business people at table

EQ as a Leadership Predictor

Wednesday, February 14, 2018

Emotional intelligence is our ability to identify and manage our own emotions, as well as recognize that of others and groups. It requires effective communication between the rational and emotive centers of our brain; it represents the path between feeling and reason. The brain science surrounding EQ is quite powerful and compelling. Studies have found:

  • EQ is a required competency for effective leaders.
  • EQ is the #1 predictor of professional success and personal excellence.
  • EQ affects organizational profitability and performance.

"Gifted leadership occurs where heart and head—feeling and thought—meet," states EQ expert Daniel Goleman. As he explains in his book, Primal Leadership, Learning to Lead with Emotional Intelligence, the four skills that together make up emotional intelligence include: self-awareness and self-management, which are about personal competence; and social awareness and relationship management, which are about social competence.

We all have beliefs, biases, and assumptions. What’s more, our perceptions can differ from person to person, and these perceptions influence our thoughts as well as impact our decisions. How aware are we of what we see, think, and feel? Do we practice empathy to understand what others see, think, and feel? Do we not only understand but embrace differences. Ultimately, how well do we see and understand the impact of our thoughts on others and take into consideration others thoughts and needs?

In order to manage our emotions effectively, we have to identify them, be able to assess them accurately, understand the root cause, and ultimately control them appropriately. Knowing what the triggers are that drive our emotions as well as understanding triggers of those around us can truly heighten our ability to communicate more effectively. Conflict is inevitable and actually a positive because it usually leads to progress when handled well. Being able to read the people dynamics, assess the needs involved and manage the situation effectively requires high EQ levels.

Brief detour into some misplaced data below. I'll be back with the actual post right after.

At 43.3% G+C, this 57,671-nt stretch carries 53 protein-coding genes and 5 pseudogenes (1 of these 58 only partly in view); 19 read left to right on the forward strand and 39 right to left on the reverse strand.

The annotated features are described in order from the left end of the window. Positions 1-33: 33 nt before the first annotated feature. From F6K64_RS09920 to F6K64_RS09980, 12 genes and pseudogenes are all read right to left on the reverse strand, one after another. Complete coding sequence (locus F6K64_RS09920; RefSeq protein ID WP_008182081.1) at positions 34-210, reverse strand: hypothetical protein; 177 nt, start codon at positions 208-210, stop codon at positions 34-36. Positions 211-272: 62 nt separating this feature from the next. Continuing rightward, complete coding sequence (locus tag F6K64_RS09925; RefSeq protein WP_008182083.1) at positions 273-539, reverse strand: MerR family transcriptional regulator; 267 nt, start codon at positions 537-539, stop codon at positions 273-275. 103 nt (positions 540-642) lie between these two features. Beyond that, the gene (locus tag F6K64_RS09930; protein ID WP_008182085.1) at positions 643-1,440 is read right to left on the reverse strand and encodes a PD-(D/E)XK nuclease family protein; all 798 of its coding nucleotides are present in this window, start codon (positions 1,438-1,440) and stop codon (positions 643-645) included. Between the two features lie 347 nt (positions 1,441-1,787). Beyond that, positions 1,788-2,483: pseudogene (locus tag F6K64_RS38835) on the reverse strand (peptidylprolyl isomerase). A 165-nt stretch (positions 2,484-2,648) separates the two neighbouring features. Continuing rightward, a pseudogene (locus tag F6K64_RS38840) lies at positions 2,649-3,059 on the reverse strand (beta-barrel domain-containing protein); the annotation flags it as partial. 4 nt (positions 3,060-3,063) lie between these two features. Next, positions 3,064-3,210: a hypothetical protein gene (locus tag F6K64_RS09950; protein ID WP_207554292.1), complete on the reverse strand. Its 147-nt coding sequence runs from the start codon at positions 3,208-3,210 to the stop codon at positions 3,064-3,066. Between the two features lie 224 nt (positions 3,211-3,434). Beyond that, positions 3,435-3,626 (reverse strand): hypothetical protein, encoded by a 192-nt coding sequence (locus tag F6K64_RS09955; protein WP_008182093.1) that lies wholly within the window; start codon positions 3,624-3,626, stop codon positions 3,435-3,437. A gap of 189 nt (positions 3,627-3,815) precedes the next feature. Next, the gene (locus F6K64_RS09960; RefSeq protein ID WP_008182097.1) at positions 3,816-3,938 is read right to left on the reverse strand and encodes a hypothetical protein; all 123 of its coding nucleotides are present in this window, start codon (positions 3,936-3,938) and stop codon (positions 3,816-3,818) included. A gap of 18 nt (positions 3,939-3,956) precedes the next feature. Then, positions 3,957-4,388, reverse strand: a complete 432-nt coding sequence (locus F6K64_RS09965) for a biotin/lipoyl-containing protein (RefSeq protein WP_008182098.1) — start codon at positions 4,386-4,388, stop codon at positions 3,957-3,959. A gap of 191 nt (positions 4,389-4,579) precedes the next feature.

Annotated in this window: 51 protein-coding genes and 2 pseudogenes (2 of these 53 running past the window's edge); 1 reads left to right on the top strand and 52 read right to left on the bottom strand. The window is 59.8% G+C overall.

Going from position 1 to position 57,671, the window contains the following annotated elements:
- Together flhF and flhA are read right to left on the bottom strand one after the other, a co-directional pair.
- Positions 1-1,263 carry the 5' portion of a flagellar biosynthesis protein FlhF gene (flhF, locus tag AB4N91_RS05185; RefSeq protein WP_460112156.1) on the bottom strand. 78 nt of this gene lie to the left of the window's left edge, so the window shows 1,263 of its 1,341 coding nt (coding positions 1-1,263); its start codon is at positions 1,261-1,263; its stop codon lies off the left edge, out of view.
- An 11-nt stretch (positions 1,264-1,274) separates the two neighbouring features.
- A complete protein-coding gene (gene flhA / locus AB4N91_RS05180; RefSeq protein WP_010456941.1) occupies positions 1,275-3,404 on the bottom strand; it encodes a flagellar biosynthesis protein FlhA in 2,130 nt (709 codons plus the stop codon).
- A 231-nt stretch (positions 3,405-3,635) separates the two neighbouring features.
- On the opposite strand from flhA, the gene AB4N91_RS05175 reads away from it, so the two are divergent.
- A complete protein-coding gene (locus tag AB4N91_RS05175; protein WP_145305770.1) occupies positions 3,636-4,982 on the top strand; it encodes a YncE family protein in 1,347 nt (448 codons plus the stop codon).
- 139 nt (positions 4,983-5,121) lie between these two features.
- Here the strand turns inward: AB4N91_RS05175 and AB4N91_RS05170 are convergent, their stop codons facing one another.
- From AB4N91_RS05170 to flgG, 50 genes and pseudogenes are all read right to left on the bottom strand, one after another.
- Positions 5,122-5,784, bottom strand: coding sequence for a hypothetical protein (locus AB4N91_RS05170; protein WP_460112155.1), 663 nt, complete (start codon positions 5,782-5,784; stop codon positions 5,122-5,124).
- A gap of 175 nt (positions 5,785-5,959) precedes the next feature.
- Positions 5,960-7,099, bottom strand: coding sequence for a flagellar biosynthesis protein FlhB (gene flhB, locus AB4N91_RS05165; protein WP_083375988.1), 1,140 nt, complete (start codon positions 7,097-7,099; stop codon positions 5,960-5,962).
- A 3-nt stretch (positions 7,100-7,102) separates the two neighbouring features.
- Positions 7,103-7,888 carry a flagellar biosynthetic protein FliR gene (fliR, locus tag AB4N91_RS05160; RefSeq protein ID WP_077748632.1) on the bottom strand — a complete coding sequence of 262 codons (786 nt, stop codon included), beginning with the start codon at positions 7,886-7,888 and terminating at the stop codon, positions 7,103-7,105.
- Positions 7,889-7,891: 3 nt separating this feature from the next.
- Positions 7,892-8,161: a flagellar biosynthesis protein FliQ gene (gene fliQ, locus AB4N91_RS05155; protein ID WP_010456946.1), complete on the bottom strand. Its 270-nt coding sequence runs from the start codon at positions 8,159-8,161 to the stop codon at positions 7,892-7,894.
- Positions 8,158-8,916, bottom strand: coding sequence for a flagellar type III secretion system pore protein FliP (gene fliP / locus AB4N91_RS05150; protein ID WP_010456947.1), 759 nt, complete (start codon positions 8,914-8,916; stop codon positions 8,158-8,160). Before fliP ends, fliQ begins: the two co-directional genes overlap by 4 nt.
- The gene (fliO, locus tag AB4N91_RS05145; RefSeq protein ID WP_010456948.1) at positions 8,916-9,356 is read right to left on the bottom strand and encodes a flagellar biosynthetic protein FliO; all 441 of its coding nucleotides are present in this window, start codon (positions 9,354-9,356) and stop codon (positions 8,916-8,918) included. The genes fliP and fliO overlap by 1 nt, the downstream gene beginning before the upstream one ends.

Leadership begins and ends with inner strength requiring the ability to understand ourselves very well while consistently learning, growing and developing. In addition to enhancing self-awareness, strong leaders are adaptable to their surroundings, transparent, exhibit positive energy and practice emotional self-control. Effective leaders are empathetic, service-oriented and organizationally aware of their surroundings, reading people and cues well. Lastly, they are relationship builders, inspiring others, influencing effectively, coaches, people developers, team collaborators and able to manage conflict as well as change. All of these are dimensions of emotional intelligence.

Leaders are life-long learners always looking to further develop their knowledge and skills. In fact, there are a number of assessments that help us to determine our level of emotional intelligence allowing us to identify elements of strength as well as areas for improvement including the highly regarded BAR-ON EQ-i self-assessment and 360 tool. There are also several resources available on this topic including the book, Emotional Intelligence 2.0, by Travis Bradberry and Jean Greaves.